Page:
Welcome to my first Oz-blog. First impressions: sweaty. I’ve arrived in a bit of a heat-wave, with the temperature around 30 degrees despite the onset of autumn here. I stepped off the plane in the evening light and felt the wall of heavy heat that I associate with exotic holiday destinations press against me immediately. It felt quite fitting, as I feel like I’ve entered a new ‘relaxation’ phase of my travels after the frenetic sight-seeing of NZ. I will endeavour to carve out my own slice of the famously laid-back ozzie attitude and slow my pace down for a while.
I’m staying with my lovely friend, Abi, and her hubbie, Tim, and unfeasibly cute two-year old, Isaac. Her sister, Esther, is also out here on a working visa, so it feels wonderful to be part of a bustling, laughing family home after all my lone travelling. As a reaction against the space restrictions in tiny dorm rooms, I’ve had a ‘backpack explosion’ and am luxuriating in having my own room by spraying every possible surface with my belongings.
Abi, Tim (complete with broken hand) and Isaac – my brilliant new hosts.
Yesterday I did approximately and blissfully nothing, except for a very heat-slowed meander into the University of Queensland to meet Abi for lunch. The university is clearly modelling itself on Oxbridge – with a sandstone-block central building complete with internal quad and cloisters, and live-in colleges called ‘Christs’, ‘St Johns.’ etc. I was struck by how incredibly young the students looked, and I don’t think it was just denial of my own advancing years. Sure enough, I found out that university students can be as young as 17 here – phew.
Life in the cloisters at the University of Queensland.
In the evening Abi treated me to a delicious Vietnamese meal downtown as a belated birthday present, lucky me. What made this even better was arriving by high-speed catamaran along the Brisbane river. What a fantastic introduction to the night-time city, with huge fruit bats flapping past, possums cackling from the tree-tops and the wind in my hair.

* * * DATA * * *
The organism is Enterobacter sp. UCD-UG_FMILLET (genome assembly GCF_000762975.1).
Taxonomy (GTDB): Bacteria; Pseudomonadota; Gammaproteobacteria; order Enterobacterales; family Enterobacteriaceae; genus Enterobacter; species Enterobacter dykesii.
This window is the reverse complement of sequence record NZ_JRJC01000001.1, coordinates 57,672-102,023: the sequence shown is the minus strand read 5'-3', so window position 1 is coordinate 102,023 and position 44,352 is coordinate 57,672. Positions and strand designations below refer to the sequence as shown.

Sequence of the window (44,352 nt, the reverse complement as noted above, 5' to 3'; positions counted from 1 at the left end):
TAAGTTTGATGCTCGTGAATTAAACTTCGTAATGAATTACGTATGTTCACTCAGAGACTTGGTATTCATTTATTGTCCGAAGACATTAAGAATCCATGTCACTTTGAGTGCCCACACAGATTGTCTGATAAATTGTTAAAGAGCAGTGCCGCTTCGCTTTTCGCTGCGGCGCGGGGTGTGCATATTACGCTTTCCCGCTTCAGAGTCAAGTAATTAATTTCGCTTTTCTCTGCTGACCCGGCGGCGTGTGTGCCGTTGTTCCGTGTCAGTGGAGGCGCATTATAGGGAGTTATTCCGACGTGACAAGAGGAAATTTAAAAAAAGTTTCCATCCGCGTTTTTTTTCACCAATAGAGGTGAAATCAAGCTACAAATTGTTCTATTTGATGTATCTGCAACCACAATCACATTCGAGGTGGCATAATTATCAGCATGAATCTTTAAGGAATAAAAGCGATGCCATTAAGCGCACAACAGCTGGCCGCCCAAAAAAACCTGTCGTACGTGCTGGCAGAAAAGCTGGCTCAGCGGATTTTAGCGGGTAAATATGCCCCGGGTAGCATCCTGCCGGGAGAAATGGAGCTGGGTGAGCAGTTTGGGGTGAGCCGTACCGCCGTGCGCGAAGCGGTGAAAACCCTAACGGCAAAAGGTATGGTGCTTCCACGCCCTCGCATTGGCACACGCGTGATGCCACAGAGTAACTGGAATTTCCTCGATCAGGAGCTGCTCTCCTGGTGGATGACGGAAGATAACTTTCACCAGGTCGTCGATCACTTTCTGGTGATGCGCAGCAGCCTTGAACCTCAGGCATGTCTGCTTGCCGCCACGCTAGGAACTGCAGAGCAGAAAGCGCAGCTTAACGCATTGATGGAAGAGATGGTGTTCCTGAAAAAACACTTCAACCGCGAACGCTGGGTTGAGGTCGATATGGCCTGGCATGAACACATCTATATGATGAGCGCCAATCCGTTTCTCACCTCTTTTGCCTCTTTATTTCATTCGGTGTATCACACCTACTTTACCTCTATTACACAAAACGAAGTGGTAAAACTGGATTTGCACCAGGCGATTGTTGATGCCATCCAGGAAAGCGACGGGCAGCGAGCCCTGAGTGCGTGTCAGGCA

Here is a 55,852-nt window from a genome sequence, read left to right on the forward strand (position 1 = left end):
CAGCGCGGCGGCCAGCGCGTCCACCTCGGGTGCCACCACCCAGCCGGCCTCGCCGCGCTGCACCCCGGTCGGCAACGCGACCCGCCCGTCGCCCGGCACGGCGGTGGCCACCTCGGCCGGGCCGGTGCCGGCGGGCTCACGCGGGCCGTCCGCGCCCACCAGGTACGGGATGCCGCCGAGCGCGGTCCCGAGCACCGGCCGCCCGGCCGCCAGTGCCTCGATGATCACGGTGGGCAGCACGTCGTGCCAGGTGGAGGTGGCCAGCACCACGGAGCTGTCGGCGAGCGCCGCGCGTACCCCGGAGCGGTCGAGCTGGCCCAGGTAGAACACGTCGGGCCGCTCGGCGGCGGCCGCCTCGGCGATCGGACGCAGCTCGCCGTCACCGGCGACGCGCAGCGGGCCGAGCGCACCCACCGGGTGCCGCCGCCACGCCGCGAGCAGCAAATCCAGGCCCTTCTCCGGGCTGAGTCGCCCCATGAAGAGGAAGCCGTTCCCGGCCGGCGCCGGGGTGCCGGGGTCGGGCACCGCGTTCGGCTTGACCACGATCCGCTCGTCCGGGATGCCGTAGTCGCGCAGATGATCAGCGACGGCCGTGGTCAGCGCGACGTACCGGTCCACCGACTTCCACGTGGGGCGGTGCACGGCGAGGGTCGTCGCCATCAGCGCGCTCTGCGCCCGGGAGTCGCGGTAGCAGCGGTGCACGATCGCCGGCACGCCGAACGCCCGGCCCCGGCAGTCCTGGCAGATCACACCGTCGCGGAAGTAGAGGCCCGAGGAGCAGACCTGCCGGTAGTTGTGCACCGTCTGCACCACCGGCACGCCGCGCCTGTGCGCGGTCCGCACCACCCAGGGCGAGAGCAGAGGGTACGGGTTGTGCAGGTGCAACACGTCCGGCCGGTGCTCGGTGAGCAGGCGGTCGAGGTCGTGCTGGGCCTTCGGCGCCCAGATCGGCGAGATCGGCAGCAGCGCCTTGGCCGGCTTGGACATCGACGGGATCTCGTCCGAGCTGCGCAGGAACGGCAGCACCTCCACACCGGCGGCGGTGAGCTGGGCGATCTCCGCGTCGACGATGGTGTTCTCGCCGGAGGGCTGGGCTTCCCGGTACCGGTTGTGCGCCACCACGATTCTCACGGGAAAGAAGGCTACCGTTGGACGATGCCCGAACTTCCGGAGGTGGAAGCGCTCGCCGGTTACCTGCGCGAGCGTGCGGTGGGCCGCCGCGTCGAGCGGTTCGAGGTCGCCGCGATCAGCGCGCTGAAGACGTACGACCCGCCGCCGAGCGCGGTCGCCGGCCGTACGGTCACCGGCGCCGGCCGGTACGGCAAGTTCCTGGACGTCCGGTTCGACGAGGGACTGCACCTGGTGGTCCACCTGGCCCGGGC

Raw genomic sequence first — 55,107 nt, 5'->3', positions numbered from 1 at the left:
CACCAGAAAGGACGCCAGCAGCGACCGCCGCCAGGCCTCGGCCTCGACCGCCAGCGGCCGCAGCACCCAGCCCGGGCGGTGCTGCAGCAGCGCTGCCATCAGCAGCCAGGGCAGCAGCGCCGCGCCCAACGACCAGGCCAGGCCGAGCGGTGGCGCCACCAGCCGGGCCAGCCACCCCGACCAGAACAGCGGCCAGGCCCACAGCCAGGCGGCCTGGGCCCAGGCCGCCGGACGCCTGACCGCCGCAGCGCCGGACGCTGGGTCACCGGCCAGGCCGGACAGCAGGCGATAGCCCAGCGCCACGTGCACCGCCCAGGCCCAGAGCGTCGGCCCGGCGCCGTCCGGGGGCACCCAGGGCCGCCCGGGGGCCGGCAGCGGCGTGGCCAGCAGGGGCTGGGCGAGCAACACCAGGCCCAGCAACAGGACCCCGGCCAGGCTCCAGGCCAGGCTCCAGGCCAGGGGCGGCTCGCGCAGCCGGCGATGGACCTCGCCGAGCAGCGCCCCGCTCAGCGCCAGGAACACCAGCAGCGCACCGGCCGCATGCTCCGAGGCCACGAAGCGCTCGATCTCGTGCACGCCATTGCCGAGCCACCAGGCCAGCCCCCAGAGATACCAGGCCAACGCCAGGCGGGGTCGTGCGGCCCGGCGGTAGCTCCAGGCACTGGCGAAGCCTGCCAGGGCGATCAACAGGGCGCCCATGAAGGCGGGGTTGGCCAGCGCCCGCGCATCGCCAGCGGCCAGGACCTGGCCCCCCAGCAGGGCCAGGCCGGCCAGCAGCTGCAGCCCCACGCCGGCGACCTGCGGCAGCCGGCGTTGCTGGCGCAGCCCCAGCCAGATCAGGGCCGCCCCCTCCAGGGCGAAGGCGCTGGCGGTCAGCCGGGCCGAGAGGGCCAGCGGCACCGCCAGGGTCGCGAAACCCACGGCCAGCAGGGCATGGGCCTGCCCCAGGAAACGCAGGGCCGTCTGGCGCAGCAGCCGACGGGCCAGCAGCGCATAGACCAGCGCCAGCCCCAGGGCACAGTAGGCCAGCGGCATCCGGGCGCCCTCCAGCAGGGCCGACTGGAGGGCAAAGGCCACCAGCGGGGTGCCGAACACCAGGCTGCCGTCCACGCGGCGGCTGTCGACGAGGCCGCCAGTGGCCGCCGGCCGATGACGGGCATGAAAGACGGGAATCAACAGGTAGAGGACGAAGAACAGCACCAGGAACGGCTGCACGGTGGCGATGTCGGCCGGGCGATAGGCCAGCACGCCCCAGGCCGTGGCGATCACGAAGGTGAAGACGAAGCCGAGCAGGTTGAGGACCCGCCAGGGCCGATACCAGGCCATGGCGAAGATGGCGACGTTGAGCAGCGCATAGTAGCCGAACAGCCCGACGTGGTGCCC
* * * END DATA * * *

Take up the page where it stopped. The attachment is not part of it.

An initial, and surprising, observation about Brisbane life is that, in seeming contradiction to the laid-back reputation of the ozzies, daily life starts and finished very early. To make the most of the cooler weather and daylight hours apparently everyone gets up at around 6am and is in bed by around 9pm – I may have found the ideal home for my personal circadian rhythm! At first I found this hard to believe, especially as Abi was not known for her ‘morning freshness’ when we were at uni together. However, both mornings so far I’ve found myself breakfasting with the family before 7am. It just feels right here – the day is completely alive by 6am so it feels natural to join in. So different from the UK, where the morning doesn’t seem such a friendly, welcoming presence – rather a grumpy, antisocial bugger that reluctantly draws you into its cold clutches.
Anyway, I’ll leave you with a few photos of some of my new neighbours, seen on a walk round the university grounds yesterday. On this, this morning I was party to a funny demonstration from Isaac of ‘animal noises’, as is the wont of toddlers. But instead of the usual pig, cow, sheep etc that I am so used to from my own nieces and nephews, he was adept at the vocal impersonations of kookaburra, mynah bird and gecko – awesome.
Close encounter with a large water dragon.
There are hundreds of these white parrot-like birds in the trees – I’ll find out what species they are…
Australian white ibis – considered a bit of a pest here due to their prevalent cockiness. Apparently they often steal food from the hands of the unsuspecting. Hmmm, we could fall out…
And finally, not a particularly great photo of ‘Isaac’s gecko’ – a resident baby gecko that lives above his bed. I LOVE geckos.